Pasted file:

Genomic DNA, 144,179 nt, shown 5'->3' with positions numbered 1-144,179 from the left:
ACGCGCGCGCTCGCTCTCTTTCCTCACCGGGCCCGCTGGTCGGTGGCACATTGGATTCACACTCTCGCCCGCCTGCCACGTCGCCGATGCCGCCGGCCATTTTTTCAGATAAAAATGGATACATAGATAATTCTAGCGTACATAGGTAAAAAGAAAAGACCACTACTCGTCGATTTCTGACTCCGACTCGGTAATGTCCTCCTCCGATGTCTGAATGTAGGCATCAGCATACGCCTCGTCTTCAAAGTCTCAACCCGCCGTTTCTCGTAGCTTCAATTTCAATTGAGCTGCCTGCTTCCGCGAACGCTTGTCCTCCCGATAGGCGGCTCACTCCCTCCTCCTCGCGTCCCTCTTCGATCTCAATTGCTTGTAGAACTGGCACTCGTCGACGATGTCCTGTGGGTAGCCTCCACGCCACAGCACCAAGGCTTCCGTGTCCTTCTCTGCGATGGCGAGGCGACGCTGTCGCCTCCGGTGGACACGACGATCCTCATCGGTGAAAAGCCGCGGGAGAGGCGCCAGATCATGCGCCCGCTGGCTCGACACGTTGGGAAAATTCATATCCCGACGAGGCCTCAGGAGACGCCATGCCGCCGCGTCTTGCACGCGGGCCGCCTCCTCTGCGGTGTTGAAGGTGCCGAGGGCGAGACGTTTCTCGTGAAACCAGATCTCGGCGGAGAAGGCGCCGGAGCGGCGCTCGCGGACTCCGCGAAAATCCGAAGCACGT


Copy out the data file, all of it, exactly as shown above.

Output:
Genomic DNA, 144,179 nt, shown 5'->3' with positions numbered 1-144,179 from the left:
ACGCGCGCGCTCGCTCTCTTTCCTCACCGGGCCCGCTGGTCGGTGGCACATTGGATTCACACTCTCGCCCGCCTGCCACGTCGCCGATGCCGCCGGCCATTTTTTCAGATAAAAATGGATACATAGATAATTCTAGCGTACATAGGTAAAAAGAAAAGACCACTACTCGTCGATTTCTGACTCCGACTCGGTAATGTCCTCCTCCGATGTCTGAATGTAGGCATCAGCATACGCCTCGTCTTCAAAGTCTCAACCCGCCGTTTCTCGTAGCTTCAATTTCAATTGAGCTGCCTGCTTCCGCGAACGCTTGTCCTCCCGATAGGCGGCTCACTCCCTCCTCCTCGCGTCCCTCTTCGATCTCAATTGCTTGTAGAACTGGCACTCGTCGACGATGTCCTGTGGGTAGCCTCCACGCCACAGCACCAAGGCTTCCGTGTCCTTCTCTGCGATGGCGAGGCGACGCTGTCGCCTCCGGTGGACACGACGATCCTCATCGGTGAAAAGCCGCGGGAGAGGCGCCAGATCATGCGCCCGCTGGCTCGACACGTTGGGAAAATTCATATCCCGACGAGGCCTCAGGAGACGCCATGCCGCCGCGTCTTGCACGCGGGCCGCCTCCTCTGCGGTGTTGAAGGTGCCGAGGGCGAGACGTTTCTCGTGAAACCAGATCTCGGCGGAGAAGGCGCCGGAGCGGCGCTCGCGGACTCCGCGAAAATCCGAAGCACGT